The Hague Convention on the Recognition and Enforcement of Foreign Judgments in Civil or Commercial Matters (“Convention”) entered into force on 1st September 2023 in all EU countries (except Denmark). What impact will the Convention have in relation to the enforcement of third country judgments in Hungary and the enforcement of Hungarian judgments in third countries?
The Convention in general
The Convention was concluded in 2009 in the framework of the Hague Conference on Private International Law (HCCH), with a view to set minimum standards for the circulation of foreign judgments.
By providing predictable rules for the recognition and enforcement of foreign judgments, the Convention promotes effective access to justice and facilitate international trade and investment, and mobility.
It is noted that the Convention is complementary to the Hague Convention of 30 June 2005 on Choice of Court Agreements.
Scope of the Convention
The Convention shall apply to the recognition and enforcement of judgments in civil or commercial matters.
The Convention expressly excludes several matters from its scope, for instance, revenue, customs, or administrative matters. Moreover, the Convention shall not apply to, among others, the status and legal capacity of natural persons, family law matters, intellectual property etc. The Convention shall not apply to arbitration and related proceedings.
Conditions for recognition and enforcement
The Convention establishes a common framework under which judgments from one Contracting Party (State of origin) will be recognised and enforced in another contracting state (requested State) if they are eligible for circulation in accordance with the provisions of the Convention and there are no grounds for refusal.
A judgment is eligible for circulation under the Convention if there is a minimum connection between the case and the State of origin under Article 5 (1) of the Convention (e.g. habitual residence or place of business of defendant was in the State of origin, etc.).
An important feature of the Convention is that there shall be no review of the merits of the judgment in the requested State and there may only be such consideration as is necessary for the application of this Convention.
Moreover, a Convention establishes an exclusive basis for recognition and enforcement in case of judgments that ruled on rights in rem in immovable property. These judgments shall be recognised and enforced if and only if the property is situated in the State of origin.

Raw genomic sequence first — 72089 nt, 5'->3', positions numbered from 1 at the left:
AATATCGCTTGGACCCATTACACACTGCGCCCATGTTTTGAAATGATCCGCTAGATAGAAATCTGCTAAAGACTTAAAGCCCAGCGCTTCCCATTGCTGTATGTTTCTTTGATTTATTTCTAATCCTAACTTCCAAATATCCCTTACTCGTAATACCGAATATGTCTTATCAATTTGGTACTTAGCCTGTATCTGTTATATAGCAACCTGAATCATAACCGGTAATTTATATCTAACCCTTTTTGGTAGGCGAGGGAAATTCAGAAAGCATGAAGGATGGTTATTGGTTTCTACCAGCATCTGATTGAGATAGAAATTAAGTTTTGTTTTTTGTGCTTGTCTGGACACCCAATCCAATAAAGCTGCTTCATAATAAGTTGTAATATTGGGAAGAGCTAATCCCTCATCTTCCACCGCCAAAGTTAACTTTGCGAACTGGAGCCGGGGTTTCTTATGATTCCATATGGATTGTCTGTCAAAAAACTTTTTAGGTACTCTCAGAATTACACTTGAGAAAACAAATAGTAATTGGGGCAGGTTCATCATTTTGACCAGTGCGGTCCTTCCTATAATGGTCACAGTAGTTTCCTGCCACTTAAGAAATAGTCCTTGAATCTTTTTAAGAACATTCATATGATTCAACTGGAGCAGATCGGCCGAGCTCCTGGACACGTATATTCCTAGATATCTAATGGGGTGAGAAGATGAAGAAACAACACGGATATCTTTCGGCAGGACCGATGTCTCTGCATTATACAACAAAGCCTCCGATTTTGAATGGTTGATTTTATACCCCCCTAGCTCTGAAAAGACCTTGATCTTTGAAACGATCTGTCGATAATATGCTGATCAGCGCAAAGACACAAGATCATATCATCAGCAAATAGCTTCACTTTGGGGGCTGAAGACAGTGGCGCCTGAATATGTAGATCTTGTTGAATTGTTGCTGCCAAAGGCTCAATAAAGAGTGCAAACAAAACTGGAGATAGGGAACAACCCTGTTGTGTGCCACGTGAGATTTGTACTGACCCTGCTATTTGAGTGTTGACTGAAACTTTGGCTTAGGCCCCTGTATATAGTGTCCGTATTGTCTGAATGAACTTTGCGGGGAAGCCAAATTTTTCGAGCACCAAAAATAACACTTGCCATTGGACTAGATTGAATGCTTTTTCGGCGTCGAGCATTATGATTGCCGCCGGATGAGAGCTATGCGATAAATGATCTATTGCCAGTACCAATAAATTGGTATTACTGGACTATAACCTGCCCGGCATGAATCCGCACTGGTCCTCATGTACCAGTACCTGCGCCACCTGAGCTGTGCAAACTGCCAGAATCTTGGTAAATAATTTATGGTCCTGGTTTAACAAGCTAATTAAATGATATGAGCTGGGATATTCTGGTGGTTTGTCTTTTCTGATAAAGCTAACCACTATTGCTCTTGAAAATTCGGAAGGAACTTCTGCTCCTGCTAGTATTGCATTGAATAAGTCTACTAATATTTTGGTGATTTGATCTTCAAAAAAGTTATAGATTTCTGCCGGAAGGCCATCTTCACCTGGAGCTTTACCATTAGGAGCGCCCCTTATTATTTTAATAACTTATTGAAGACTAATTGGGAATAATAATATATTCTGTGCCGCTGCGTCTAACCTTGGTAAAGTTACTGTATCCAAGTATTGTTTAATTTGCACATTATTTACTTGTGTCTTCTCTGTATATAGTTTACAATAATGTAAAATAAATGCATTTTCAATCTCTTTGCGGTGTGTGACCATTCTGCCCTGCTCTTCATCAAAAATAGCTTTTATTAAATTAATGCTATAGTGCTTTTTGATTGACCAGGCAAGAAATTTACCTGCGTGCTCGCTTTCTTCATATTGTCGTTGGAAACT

Grounds for refusal
The recognition or enforcement may be refused only on the grounds specified in the Article 7 of the Convention.
However, the grounds for refusal listed in the Convention are not mandatory, consequently, the acting court can exercise discretion on whether to refuse the foreign judgment.
The grounds listed are commonly accepted grounds for refusal, such as breach of due process, public order, risk of inconsistent judgments etc.
Relationship with other instruments
The Convention does not prevent or limit the recognition and enforcement of judgments under national law, bilateral, regional or other international instruments, with the exception of the immovable property.
Considering that recognition and enforcement of judgments between EU member states is regulated by the Brussels Ia Regulation, from the point of view of Hungary, this Convention may be relevant for countries that are not EU member and with whom Hungary does not have a bilateral agreement on the mutual recognition and enforcement of judgments.
However, as the Convention entered in force only in the EU and Ukraine on the 1st September 2023, and it will be in force in Uruguay from 2024, in a short-term, it is unlikely to have a major impact on Hungary and on the Hungarian judgments to be enforced in third countries.
It is noted that more countries signed the Convention, for instance, USA, Russia, Israel, Montenegro, North Macedonia, however, they have not ratified it yet. If, for example, the Convention enters into force in a major trading state, like the USA, it may persuade many more countries to ratify it, or to join the Convention.
For this reason, it is not easy to predict whether the Convention will have significant effect in the near future.
By Richard Schmidt, Partner, and Peter Korozs, Junior Associate, SmartLegal Schmidt & Partners